Designer Olin Stephens was just 22 when the 52ft yawl Dorade was launched. The yacht, which he described as “a kind of awakening”, was narrower in beam and lighter in construction than her contemporaries, partly due to the hull frames being steam-bent rather than sawn. Stephens was confident that a slim hull with a deep lead keel would pay off. He was correct – although his calculations were thrown into question at her launch, when the waterline stripe was three inches below the surface.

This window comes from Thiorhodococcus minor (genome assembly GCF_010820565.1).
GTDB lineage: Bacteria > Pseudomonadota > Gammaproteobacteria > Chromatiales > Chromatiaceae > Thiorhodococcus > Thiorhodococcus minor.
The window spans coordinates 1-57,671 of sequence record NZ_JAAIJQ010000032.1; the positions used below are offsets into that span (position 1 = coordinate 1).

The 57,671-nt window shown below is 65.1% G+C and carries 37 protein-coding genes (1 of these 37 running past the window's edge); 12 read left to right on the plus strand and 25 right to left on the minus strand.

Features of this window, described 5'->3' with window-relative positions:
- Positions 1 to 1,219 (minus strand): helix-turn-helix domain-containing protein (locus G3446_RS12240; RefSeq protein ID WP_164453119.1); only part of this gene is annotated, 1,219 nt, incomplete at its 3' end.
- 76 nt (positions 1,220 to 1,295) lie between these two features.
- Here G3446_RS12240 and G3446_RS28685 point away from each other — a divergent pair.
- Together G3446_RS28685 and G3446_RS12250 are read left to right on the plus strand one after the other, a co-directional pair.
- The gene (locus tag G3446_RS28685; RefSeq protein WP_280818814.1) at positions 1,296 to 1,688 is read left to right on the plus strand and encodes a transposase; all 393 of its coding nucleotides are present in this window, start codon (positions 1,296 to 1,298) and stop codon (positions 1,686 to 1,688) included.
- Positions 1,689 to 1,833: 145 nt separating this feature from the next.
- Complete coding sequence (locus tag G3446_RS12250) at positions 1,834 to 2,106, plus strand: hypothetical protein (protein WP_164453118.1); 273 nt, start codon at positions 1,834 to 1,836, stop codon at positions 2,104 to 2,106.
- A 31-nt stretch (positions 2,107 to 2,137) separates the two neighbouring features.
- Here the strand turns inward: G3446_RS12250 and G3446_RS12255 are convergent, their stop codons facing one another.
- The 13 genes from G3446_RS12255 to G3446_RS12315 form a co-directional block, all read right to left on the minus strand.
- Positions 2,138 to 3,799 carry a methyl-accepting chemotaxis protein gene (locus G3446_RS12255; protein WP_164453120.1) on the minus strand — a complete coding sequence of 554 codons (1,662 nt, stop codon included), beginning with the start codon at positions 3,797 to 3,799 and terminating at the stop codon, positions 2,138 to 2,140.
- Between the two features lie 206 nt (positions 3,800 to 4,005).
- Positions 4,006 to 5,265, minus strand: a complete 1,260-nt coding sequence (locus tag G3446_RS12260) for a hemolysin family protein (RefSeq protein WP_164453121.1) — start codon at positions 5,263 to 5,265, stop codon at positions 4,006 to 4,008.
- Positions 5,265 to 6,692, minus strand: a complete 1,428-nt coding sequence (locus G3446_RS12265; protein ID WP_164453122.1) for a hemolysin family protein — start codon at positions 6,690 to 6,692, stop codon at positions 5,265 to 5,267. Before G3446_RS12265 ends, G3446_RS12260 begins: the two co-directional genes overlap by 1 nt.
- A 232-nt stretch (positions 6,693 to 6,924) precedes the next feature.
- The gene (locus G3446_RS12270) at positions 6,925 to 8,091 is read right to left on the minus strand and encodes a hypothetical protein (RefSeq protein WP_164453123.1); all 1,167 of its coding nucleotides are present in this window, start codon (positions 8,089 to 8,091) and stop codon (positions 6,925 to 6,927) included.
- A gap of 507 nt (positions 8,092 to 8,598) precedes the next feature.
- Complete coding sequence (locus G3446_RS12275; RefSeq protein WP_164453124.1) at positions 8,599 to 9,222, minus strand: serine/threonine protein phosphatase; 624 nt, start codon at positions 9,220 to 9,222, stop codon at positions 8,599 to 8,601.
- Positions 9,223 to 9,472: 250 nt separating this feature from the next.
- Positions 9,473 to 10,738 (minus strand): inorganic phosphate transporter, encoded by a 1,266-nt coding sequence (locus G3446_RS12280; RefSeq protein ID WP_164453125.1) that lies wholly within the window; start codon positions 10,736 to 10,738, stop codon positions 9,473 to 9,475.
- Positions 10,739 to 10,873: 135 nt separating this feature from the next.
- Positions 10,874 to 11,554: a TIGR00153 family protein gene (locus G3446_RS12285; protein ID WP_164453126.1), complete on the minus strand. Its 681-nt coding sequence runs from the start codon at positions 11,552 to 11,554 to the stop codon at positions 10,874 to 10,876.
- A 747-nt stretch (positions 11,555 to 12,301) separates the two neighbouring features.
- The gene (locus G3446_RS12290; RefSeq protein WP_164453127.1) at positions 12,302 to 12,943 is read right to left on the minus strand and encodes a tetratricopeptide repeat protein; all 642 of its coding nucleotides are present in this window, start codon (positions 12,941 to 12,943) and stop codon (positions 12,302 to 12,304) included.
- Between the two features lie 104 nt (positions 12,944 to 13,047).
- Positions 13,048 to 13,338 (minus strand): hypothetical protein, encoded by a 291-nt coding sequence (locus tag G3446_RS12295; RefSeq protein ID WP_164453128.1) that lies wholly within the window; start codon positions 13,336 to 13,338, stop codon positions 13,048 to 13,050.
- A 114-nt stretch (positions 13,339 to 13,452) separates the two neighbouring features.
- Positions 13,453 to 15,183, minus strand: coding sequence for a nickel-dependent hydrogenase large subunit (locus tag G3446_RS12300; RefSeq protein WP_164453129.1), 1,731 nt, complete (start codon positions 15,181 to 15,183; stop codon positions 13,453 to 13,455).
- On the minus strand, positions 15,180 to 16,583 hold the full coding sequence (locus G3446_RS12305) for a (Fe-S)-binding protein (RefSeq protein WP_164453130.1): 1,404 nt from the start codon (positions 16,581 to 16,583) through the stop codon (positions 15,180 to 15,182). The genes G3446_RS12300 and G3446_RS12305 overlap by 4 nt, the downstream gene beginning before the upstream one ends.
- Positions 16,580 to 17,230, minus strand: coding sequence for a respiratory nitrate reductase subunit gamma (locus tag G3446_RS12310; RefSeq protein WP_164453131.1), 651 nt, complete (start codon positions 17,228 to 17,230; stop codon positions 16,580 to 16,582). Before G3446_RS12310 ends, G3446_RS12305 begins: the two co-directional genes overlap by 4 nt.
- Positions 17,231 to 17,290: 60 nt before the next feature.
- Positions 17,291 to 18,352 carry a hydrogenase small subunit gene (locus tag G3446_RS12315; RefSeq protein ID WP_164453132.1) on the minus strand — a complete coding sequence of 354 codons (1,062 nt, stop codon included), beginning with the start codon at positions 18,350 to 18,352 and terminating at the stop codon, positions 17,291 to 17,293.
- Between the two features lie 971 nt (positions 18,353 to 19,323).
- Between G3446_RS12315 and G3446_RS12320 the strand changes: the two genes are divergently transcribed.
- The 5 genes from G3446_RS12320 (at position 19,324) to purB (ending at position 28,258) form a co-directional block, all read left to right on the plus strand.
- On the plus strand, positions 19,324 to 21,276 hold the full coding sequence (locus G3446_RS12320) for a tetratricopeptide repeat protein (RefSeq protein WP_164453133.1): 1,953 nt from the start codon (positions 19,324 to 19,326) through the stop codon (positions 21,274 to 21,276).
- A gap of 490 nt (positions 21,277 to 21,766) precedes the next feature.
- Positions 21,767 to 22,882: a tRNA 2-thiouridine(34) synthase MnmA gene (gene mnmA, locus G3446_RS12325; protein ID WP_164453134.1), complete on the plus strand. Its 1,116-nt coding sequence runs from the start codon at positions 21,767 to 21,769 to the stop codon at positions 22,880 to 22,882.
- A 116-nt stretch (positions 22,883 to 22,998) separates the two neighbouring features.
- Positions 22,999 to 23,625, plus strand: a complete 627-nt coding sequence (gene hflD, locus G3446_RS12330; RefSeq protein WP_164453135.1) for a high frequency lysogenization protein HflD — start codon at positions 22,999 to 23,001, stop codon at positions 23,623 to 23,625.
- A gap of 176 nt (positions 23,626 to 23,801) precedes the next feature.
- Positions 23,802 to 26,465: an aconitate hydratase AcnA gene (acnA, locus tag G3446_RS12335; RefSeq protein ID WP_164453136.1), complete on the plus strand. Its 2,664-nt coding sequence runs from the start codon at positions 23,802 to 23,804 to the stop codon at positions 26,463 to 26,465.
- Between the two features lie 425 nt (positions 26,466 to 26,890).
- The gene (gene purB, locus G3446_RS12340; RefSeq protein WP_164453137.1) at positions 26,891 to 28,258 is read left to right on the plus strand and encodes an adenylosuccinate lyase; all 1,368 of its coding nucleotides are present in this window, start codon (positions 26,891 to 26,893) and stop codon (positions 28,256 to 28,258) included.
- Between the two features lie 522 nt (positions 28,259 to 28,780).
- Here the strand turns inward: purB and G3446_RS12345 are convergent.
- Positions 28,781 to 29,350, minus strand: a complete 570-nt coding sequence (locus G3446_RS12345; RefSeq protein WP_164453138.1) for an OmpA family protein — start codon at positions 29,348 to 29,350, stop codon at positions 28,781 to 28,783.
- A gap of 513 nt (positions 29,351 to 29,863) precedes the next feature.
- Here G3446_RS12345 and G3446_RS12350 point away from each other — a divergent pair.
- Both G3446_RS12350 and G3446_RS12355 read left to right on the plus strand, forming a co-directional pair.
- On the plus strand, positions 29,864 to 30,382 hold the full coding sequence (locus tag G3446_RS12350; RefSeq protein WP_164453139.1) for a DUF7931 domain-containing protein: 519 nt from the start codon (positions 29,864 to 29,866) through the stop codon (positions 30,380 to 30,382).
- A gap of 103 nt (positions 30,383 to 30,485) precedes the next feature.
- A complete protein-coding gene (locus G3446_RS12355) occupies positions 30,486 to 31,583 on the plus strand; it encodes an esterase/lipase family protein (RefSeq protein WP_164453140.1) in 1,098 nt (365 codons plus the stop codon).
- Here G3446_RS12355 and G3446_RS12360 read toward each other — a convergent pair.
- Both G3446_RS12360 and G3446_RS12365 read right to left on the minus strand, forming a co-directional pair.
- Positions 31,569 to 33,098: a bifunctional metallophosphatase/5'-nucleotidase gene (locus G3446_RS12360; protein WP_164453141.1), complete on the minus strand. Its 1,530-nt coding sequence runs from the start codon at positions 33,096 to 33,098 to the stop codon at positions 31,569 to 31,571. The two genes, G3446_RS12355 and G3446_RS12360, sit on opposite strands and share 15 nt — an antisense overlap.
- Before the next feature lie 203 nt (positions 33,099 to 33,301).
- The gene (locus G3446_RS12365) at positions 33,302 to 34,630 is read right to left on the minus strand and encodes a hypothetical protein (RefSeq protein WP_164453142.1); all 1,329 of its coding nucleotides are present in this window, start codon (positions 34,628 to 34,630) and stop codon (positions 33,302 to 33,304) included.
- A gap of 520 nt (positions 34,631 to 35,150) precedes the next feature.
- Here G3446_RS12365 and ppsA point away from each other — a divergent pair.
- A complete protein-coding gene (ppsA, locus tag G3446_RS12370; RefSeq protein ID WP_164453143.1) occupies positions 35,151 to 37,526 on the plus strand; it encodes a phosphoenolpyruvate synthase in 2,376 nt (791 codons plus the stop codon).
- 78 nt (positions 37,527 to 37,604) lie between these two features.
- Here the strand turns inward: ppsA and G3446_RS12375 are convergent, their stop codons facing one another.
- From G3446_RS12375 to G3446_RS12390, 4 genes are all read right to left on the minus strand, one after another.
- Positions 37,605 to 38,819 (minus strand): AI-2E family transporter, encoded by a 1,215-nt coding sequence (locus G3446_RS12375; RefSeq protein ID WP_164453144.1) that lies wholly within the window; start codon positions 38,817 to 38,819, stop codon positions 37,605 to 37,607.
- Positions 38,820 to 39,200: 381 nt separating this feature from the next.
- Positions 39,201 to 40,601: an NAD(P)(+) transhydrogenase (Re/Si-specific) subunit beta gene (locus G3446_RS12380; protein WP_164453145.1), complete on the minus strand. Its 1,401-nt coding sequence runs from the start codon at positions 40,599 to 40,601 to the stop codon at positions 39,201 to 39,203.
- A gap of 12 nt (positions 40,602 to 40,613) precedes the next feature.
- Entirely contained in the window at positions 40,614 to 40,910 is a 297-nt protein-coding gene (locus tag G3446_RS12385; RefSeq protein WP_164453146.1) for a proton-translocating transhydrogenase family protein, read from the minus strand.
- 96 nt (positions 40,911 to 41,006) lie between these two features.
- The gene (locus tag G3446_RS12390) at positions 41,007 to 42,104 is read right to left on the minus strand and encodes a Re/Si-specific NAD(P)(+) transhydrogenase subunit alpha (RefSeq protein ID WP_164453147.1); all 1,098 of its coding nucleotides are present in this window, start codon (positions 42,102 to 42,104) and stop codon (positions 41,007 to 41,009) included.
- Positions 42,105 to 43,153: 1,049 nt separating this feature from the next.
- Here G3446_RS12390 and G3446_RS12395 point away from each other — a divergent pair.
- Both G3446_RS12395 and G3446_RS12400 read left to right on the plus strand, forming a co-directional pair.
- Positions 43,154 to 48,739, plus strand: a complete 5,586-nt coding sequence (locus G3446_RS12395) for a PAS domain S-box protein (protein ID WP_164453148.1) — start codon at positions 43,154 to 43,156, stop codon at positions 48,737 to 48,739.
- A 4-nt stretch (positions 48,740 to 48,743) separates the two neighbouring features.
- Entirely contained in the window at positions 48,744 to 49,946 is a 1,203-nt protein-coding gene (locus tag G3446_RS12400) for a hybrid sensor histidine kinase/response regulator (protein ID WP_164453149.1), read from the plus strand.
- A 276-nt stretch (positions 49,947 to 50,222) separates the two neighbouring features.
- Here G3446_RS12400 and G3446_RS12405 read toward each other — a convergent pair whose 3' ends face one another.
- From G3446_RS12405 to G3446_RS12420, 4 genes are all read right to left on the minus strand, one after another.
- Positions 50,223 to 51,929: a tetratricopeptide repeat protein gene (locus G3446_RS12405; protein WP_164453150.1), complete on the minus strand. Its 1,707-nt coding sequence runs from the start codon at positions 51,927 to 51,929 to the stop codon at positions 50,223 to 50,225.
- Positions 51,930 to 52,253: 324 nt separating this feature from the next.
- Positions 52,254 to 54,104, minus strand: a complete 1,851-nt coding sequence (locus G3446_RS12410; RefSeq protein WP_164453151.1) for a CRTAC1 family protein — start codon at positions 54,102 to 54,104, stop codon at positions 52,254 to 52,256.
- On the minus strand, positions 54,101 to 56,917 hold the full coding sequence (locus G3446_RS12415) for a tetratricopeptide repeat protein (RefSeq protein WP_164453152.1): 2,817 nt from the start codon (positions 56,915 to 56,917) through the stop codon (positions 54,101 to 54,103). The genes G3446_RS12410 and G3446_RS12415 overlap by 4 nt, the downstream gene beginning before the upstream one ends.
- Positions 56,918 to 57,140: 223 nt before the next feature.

Any detractors were silenced in the 1931 Transatlantic Race when Dorade, the third smallest yacht in the fleet, reached the line more than two days ahead of the next. She went on to win the Fastnet Race of the same year by a wide margin.